Suppose that $$ b_1 = const .f_1(x) \left( b_2 + \frac{a} {f_2(x)} \right) $$ becomes $$ b_1 = const. b_2 $$ because $f_1(x) \rightarrow 1$ and $f_2(x) \rightarrow \infty$ when $x \rightarrow \infty$. Do you agree that it allows us to write $$ const.b_2 = const .f_1(x) \left( b_2 + \frac{a} {f_2(x)} \right) ?$$

  • $\begingroup$ no, because what if $x$ was $5$ (or anything else) then $f_2(x)$ wouldn't be $\infty$ and $f_1(x)$ wouldn't be $1$ and the equality wouldn't hold, but you could write "const.$b_2 = \lim_{x\to\infty}$ const.$f_1(x)(b_2 + \frac{a}{f_2(x)})$" $\endgroup$ – Deven Ware Sep 23 '11 at 4:16
  • $\begingroup$ If $b_1$, $b_2$, $a$ are constants (independent of $x$), and $f_1$ and $f_2$ are continuous, and the given equation is supposed to hold for all $x$, then it's okay. $\endgroup$ – Ted Sep 23 '11 at 4:36
  • $\begingroup$ Thanks a bunch, Deven. This appeared to be something akin to the boundary value problems in differential equations. How would you comment the seeming similarity of the above incorrect substitution to the boundary value problems? $\endgroup$ – ganzewoort Sep 23 '11 at 4:39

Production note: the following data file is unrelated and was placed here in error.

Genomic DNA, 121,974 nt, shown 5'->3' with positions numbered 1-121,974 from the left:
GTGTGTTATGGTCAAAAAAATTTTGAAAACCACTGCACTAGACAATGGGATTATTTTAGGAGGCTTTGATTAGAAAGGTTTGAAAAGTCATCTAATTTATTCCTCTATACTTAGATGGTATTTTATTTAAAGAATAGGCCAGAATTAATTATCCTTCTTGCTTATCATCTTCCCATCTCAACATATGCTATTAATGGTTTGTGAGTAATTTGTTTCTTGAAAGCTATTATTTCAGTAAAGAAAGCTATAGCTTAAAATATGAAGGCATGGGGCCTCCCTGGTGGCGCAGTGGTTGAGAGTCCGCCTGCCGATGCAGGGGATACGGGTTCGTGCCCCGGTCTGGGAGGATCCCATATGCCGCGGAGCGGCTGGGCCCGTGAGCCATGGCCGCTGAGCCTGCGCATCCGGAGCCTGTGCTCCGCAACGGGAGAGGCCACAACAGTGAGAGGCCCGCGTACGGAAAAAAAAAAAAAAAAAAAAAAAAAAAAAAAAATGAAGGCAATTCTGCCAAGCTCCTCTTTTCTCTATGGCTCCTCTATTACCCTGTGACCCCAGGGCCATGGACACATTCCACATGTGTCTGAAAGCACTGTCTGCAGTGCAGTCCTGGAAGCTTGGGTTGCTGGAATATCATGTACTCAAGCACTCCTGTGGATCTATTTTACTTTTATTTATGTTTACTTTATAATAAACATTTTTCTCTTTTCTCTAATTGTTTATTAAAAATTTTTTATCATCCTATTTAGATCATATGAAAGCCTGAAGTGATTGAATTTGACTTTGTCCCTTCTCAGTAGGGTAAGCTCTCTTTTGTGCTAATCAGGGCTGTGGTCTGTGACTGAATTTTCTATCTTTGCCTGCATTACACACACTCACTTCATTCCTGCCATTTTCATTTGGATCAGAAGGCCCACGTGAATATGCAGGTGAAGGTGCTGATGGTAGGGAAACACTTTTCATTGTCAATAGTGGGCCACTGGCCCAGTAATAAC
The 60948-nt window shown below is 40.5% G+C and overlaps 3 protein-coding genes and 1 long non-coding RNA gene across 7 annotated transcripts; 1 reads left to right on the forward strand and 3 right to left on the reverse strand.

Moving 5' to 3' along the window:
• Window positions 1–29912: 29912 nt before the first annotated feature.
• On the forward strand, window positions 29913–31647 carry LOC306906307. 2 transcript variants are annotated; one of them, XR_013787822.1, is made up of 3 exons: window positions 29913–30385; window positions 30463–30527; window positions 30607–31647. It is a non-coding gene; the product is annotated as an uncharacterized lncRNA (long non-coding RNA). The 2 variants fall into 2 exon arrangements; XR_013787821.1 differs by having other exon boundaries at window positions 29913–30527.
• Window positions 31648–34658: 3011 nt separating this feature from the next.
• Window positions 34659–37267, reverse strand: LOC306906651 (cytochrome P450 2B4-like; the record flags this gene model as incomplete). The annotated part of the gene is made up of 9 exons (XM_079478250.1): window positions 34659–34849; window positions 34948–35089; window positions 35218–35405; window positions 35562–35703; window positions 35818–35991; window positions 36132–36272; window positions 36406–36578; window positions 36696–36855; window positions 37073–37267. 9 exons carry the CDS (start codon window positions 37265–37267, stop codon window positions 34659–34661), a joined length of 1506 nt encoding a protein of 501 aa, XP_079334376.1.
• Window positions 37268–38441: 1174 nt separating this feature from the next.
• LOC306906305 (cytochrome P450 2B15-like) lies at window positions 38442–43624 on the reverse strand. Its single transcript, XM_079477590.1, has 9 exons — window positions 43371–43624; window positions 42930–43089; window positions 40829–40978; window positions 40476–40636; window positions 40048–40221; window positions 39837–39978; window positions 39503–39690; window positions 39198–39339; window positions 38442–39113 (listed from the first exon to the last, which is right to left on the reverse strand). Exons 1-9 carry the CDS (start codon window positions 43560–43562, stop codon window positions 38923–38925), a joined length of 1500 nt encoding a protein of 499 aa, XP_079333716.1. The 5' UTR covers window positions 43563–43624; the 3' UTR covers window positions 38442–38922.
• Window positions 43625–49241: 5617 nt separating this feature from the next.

• $\begingroup$ Ted, but the first equation shows that $b_1$ depends on $x$, doesn't it? Therefore, Deven's reply holds. $\endgroup$ – ganzewoort Sep 23 '11 at 4:42
  • $\begingroup$ @ganzewoort I'm sorry but I don't know exactly what a "boundary value problem" is since I've never studied differential equations but hopefully someone else can help you on that :) $\endgroup$ – Deven Ware Sep 23 '11 at 4:56

The substitution is not directly valid because:


is not an absolute equality. It is a constrained equality by the constraint x --> infinity, so you can't just use it without that constraint.

You can see an example if you use this specific case: f1(x) = (1+1/x) and f2(x)=x

Hope this helps.

  • $\begingroup$ Emmad, I quess your reply also answers my question about the seeming similarity with boundary value problems in differential equations. In the boundary value problems the equalities given as boundary conditions are absolute, unlike the case at hand, right? $\endgroup$ – ganzewoort Sep 23 '11 at 5:08
  • $\begingroup$ Well, I guess the case is not the same. To my limited knowledge, in boundary problems of Diff. Equations, the result is a function that obeys the boundary conditions (constraints). That result is not the generalized result, however, it obeys the original condition under the given constraints only. A good example may be the one in en.wikipedia.org/wiki/Boundary_value_problem in this case, y(x)=2 Sin(x) is not the general result but a special one satisfying y(0)=0 and y(pi/2)=2 $\endgroup$ – NoChance Sep 23 '11 at 5:58

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